The web is an unmatched resource for keeping up with the latest breaking developments. We asked readers to recommend the best news sites on the net.
Here we present the top 10 news websites.
Recommended by: sunnystaines
"Google News gets the best from the web and is updated on a regular basis," writes sunnystaines. "You can also tweak it to the nation of your choice - I use the UK one. I like world affairs, and this is by far the best, in my opinion."
Google News is an aggregator rather than a news source in itself, posting links and teaser paragraphs from news stories written by other sites. (Some news services have complained, but most are happy to get the extra traffic.)
Choose a broad area of interest and Google News will present what it considers to be the big stories of the day, with multiple sources for each. It provides an accurate, constantly updated snapshot of the most talked-about stories at any given moment.
Recommended by: DANZIG
The Daily Mail website, Mail Online, isn't above publishing the odd bit of 'flame bait' - articles that seem to court online traffic by being deliberately objectionable - and is hardly known for its cool-headed objectivity.
But we can't deny that Mail Online knows what it's doing. It's become something of an authority on celebrity gossip, for one thing, and reading the site's rabble-rousing take on the proper news can be a real guilty pleasure.
Recommended by: PP Smith
"Big news often breaks first on Twitter, thanks to its millions-strong army of citizen journalists," writes PP Smith.
"If you want to hear what's happening on the street almost as soon as it does - in an area of political unrest, say - a strong line-up of relevant Twitter feeds (or simply a search on a relevant keyword, if you're willing to trawl through the dross) can be a good bet. There are some false alarms, though, so follow up big leads with off-Twitter corroboration."
Recommended by: ukpostcode
The Beeb's vastly popular news site is one of the corporation's crown jewels these days. And free, good-quality online news could grow scarce in the near future, if Rupert Murdoch's strategy for The Times' site (next page) catches on.
The BBC has all the big national and international stories on its front page, but (appropriately for a public-service site) you can choose to view only stories that are relevant to your area, along with links to articles by local newspaper sites - a useful touch.
There are also plenty of news videos, and we'd put in a word for the much-derided [caution - bad language] but highly enjoyable 'Have your say' section, where site visitors debate the issues of the day and unwittingly reveal their own prejudices.
Recommended by: wolfie3000
"I usually check Reuters in the morning," writes wolfie3000. "I try to get the most unbiased news I can, and Reuters seems pretty good with its news reports."
Reuters is well known for its business reporting - the site is well worth a look for analysis of the latest movement in stock prices and so on - but current affairs of all kinds are dealt with effectively.
Next page: Al Jazeera, left-wing politics, Rupert Murdoch and more >>
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The web is an unmatched resource for keeping up with the latest breaking developments. Here PC Advisor readers recommend their favourite news websites.
Recommended by: fourm member
Launched as a satellite TV channel presenting current affairs from an Arabic perspective, Al Jazeera has long had a successful website, including an English version.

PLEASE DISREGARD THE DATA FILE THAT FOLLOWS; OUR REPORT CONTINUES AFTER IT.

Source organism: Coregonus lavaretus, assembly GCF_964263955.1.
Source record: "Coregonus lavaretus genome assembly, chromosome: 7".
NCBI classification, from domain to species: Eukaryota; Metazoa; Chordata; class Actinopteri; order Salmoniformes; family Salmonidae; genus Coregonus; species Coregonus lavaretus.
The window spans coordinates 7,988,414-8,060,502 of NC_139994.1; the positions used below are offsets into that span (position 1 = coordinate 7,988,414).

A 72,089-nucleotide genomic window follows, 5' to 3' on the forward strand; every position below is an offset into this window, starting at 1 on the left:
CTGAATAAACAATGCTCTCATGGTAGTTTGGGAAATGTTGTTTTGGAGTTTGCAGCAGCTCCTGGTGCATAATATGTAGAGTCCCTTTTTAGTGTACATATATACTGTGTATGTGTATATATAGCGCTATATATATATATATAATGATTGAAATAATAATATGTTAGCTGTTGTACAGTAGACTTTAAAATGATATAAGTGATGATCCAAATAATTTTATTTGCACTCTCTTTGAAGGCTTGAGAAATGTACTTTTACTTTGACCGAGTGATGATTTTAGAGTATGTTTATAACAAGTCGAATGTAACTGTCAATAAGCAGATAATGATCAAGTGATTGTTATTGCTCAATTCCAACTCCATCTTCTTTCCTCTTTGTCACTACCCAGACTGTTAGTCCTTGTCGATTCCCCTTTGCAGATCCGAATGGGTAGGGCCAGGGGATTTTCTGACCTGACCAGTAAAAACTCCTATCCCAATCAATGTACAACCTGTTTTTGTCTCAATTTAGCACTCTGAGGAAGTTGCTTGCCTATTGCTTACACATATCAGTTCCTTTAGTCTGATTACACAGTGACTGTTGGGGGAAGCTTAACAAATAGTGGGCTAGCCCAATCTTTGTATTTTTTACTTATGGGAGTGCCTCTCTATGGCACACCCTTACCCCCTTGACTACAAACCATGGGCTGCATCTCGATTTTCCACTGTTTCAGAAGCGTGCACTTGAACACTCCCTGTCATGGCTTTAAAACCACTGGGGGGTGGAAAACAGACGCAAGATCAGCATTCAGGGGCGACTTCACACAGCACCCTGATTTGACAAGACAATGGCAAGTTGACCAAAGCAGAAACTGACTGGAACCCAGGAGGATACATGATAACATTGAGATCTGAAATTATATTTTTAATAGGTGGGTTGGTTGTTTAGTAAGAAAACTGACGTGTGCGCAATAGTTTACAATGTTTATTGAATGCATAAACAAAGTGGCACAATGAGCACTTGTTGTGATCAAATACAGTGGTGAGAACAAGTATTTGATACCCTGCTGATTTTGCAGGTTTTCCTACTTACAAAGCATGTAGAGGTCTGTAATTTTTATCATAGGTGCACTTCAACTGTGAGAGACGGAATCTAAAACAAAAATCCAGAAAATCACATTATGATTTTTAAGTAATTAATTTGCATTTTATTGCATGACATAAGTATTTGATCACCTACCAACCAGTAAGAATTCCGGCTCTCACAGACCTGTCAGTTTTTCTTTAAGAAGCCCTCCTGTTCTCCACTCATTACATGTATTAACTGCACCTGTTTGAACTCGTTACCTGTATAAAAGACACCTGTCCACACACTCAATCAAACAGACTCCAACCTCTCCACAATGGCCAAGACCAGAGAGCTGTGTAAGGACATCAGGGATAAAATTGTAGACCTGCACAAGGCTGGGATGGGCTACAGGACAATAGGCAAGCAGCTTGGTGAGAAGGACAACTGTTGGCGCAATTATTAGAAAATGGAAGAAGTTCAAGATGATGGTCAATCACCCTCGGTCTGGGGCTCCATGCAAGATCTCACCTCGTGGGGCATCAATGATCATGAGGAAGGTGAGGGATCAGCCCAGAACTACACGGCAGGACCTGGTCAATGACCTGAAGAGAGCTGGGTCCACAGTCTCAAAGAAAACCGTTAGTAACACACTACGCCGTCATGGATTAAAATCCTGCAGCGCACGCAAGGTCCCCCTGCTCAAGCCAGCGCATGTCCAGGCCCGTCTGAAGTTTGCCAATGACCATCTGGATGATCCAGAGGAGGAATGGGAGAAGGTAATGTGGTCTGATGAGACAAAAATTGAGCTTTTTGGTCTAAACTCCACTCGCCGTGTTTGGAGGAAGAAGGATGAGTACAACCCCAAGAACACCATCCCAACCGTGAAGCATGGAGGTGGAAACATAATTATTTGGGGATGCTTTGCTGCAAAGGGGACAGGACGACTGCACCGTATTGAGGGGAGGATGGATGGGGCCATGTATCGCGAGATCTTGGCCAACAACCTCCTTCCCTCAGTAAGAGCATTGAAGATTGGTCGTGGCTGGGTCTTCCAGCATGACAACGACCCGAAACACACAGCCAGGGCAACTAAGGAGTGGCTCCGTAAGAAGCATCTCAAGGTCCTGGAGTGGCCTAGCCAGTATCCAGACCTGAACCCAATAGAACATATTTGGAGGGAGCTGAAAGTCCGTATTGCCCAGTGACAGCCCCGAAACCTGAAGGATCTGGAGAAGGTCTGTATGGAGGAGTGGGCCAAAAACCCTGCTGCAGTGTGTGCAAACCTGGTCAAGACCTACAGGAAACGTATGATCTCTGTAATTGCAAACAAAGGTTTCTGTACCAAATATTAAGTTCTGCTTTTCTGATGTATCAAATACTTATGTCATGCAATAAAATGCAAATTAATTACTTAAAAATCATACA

The organisation has a tradition of presenting controversial and dissenting opinions; its coverage of the Iraq war, for instance, made it unpopular in the US. Al Jazeera has agendas of its own, of course, but works well as one part of a broad range of news reading matter. And it's often first to report on news affecting the Middle East.
fourm member recommended the site because it "covers foreign stories the UK media is ignoring".
Recommended by: Shay Guevara
We've included Mail Online (previous page), so here's a bit of balance from the left.
In fact, we'd argue that the merits of The Guardian's website transcend political orientation. It's a triumph of humane design, with plenty of hooks - images, picture bylines and boxed-off sub-sections - scattered across the home page to draw you into stories.
With the resources of a national paper, The Guardian has its share of news scoops, but we're impressed by the innovations that the online team have dreamed up, such as minute-by-minute sports reports - now widely offered elsewhere, but first seen here - and multimedia.
Recommended by: ella33
ella33 reported that Yahoo News "often throws up something I hadn't seen anywhere else".
It's yet another aggregator, but instead of taking you to other sites, Yahoo presents stories by various news services on Yahoo-branded pages, giving it a more coherent feel.
Recommended by: dagbladet
"News Now constantly scans thousands of news feeds from across the globe," says dagbladet. "Insert a keyword and it will produce results within seconds."
News Now is an aggregator, but it only shows headlines, not opening paragraphs. Nice features include the ability to hide or highlight publications and a list of Hot Topics.
Recommended by: Clifford
Unusually among newspapers, The Times charges for access to its website; but it might not be unusual for long, if the strategy works out.
A stand-out perk of buying a digital subscription is the iPad edition that's included - a slick, elegant app that's a pleasure to use. Easy on the eye and advert-light, it looks far more like an actual paper than your average news website, with the added benefits of embedded video and over-the-air updates.
But can it compete with an internet full of free rivals? Watch this space.
timesplus.co.uk (also available from iTunes App Store)
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